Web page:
## Section: Scientific Foundations

### Adaptive Parallel and Distributed Algorithms Design

Participants : François Broquedis, Pierre-François Dutot, Thierry Gautier, Guillaume Huard, Bruno Raffin, Jean-Louis Roch, Denis Trystram, Frédéric Wagner.

*This theme deals with the analysis and the design of algorithmic schemes that
control (statically or dynamically) the grain of interactive applications.
*

The classical approach consists in setting in advance the number of processors for an application, the execution being limited to the use of these processors. This approach is restricted to a constant number of identical resources and for regular computations. To deal with irregularity (data and/or computations on the one hand; heterogeneous and/or dynamical resources on the other hand), an alternate approach consists in adapting the potential parallelism degree to the one suited to the resources. Two cases are distinguished:

in the classical bottom-up approach, the application provides fine grain tasks; then those tasks are clustered to obtain a minimal parallel degree.

the top-down approach (Cilk, Cilk+, TBB, Hood, Athapascan) is based on a work-stealing scheduling driven by idle resources. A local sequential depth-first execution of tasks is favored when recursive parallelism is available.

Ideally, a good parallel execution can be viewed as a flow of computations flowing through resources with no control overhead. To minimize control overhead, the application has to be adapted: a parallel algorithm on $p$ resources is not efficient on $q<p$ resources. On one processor, the scheduler should execute a sequential algorithm instead of emulating a parallel one. Then, the scheduler should adapt to resource availability by changing its underlying algorithm. This first way of adapting granularity is implemented by Kaapi (default work-stealing schedule based on work-first principle).

However, this adaptation is restrictive. More generally, the algorithm should adapt itself at runtime to improve its performance by decreasing the overheads induced by parallelism, namely the arithmetic operations and communications. This motivates the development of new parallel algorithmic schemes that enable the scheduler to control the distribution between computation and communication (grain) in the application to find the good balance between parallelism and synchronizations. MOAIS has exhibited several techniques to manage adaptivity from an algorithmic point of view:

amortization of the number of global synchronizations required in an iteration (for the evaluation of a stopping criterion);

adaptive deployment of an application based on on-line discovery and performance measurements of communication links;

generic recursive cascading of two kind of algorithms: a sequential one, to provide efficient executions on the local resource, and a parallel one that enables an idle resource to extract parallelism to dynamically suit the degree of parallelism to the available resources.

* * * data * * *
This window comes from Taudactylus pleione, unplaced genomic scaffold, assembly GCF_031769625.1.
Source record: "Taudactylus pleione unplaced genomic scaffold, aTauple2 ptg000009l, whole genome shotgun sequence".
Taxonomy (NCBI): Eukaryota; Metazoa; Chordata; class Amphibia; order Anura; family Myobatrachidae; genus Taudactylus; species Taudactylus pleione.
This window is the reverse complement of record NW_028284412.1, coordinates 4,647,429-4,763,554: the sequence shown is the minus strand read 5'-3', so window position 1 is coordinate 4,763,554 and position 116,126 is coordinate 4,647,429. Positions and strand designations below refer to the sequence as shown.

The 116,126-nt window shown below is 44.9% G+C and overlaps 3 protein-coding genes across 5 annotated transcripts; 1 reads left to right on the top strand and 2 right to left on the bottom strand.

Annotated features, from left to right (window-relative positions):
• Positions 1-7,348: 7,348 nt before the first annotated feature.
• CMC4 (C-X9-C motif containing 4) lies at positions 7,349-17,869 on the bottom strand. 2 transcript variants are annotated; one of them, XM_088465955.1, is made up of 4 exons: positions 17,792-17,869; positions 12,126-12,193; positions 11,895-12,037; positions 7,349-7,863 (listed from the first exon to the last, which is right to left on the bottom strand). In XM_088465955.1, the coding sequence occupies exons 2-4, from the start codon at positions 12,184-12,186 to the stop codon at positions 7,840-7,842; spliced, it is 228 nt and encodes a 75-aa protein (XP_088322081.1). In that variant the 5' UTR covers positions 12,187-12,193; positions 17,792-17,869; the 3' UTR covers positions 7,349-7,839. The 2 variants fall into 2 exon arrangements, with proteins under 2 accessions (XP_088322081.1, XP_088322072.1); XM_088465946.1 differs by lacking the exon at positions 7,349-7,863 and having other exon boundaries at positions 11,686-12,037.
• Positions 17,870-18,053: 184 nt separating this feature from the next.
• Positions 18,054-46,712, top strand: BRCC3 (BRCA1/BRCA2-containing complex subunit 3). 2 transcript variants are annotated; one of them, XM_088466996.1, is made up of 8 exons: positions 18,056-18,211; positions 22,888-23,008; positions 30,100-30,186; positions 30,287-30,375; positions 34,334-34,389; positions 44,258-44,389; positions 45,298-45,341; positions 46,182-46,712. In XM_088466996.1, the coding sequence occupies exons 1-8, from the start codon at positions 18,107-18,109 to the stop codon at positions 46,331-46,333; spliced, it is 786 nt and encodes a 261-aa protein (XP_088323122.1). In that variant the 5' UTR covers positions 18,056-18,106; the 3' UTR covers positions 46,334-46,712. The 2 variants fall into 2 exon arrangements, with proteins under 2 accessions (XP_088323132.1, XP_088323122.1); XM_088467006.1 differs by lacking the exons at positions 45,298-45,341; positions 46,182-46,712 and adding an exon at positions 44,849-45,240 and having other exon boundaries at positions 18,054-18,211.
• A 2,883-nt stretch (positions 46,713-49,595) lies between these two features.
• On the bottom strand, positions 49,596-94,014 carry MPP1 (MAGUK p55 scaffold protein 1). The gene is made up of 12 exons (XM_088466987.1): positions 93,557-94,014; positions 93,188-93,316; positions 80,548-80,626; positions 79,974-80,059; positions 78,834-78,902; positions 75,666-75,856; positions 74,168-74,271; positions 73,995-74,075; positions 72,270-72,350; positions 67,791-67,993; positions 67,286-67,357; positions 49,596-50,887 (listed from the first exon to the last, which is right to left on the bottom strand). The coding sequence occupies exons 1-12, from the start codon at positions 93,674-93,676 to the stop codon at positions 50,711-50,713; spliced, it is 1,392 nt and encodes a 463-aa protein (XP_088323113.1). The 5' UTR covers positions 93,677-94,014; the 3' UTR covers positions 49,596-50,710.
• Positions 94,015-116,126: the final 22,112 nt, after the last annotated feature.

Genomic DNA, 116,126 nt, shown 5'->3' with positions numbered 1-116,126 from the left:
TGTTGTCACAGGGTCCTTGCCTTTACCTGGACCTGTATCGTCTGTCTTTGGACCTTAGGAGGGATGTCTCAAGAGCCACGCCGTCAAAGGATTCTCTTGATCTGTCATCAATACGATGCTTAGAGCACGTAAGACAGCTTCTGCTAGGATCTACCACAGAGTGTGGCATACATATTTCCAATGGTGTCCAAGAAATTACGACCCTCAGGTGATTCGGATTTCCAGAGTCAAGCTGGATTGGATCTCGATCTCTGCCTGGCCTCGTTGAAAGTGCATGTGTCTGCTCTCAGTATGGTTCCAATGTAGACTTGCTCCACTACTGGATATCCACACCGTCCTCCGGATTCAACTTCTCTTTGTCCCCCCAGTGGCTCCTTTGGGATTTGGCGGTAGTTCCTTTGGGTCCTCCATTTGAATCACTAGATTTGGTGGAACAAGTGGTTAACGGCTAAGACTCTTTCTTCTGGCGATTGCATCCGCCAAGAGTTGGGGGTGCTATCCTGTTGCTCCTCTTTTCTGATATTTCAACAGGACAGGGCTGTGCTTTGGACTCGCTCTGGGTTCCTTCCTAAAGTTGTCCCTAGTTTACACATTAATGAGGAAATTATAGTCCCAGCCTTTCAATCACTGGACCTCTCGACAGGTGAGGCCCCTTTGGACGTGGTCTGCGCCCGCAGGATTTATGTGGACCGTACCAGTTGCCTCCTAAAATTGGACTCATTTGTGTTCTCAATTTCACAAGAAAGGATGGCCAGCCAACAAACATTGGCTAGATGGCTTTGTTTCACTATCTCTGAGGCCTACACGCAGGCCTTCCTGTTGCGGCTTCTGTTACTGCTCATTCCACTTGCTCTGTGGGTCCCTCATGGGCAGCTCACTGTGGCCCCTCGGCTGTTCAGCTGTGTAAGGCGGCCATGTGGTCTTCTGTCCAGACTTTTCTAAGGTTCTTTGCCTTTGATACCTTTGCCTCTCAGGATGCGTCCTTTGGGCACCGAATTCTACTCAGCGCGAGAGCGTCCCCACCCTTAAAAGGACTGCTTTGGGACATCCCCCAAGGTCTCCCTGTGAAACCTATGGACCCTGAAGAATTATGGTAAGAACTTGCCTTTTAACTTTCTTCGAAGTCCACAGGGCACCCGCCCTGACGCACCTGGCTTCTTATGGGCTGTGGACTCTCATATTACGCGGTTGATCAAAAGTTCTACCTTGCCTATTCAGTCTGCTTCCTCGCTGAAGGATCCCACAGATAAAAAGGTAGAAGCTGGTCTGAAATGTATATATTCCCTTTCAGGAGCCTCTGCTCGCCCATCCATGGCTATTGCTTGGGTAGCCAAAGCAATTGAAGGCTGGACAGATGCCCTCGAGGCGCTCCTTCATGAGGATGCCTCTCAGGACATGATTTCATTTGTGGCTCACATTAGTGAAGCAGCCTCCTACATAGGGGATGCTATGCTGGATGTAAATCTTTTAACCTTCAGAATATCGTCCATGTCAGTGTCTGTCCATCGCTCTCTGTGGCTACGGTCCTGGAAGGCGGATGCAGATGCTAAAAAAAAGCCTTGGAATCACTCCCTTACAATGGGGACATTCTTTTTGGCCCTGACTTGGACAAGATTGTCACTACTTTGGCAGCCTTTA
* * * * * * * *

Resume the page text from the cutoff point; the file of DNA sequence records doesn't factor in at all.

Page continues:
The generic underlying approach consists in finding a good mix of various
algorithms, what is often called a "poly-algorithm".
Particular instances of this approach are
Atlas library (performance benchmark are used to decide at compile
time the best block size and instruction interleaving for sequential
matrix product) and FFTW library (at run time, the best recursive splitting
of the FFT butterfly scheme is precomputed by dynamic programming).
Both cases rely on pre-benchmarking of the algorithms.
Our approach is more general in the sense that it also enables to
tune the granularity at any time during execution.
The objective is to develop processor oblivious algorithms:
similarly to cache oblivious algorithms,
we define a parallel algorithm as *processor-oblivious* if no program
variable that depends on architecture parameters, such as the number or processors
or their respective speeds, needs to be tuned to minimize the algorithm runtime.

We have applied this technique to develop processor
oblivious algorithms for several applications
with provable performance:
iterated and prefix sum (partial sums) computations, stream computations (cipher and
hd-video transformation),
3D image reconstruction (based on the concurrent usage of multi-core and GPU),
loop computations with early termination.
Finally, to validate these novel parallel computation schemes, we developed a
tool named **KRASH**. This tool is able to generate dynamic CPU load in a
reproducible way on many-cores machines. Thus, by providing the same
experimental conditions to several parallel applications, it enables users to
evaluate the efficiency of resource uses for each approach.

By optimizing the work-stealing to our adaptive algorithm scheme, the non-blocking (wait-free) implementation of Kaapi has been designed and leads to the C library X-kaapi.

Extensions concern the development of algorithms that are both cache and processor oblivious on heterogeneous processors. The processor algorithms proposed for prefix sums and segmentation of an array are cache oblivious too.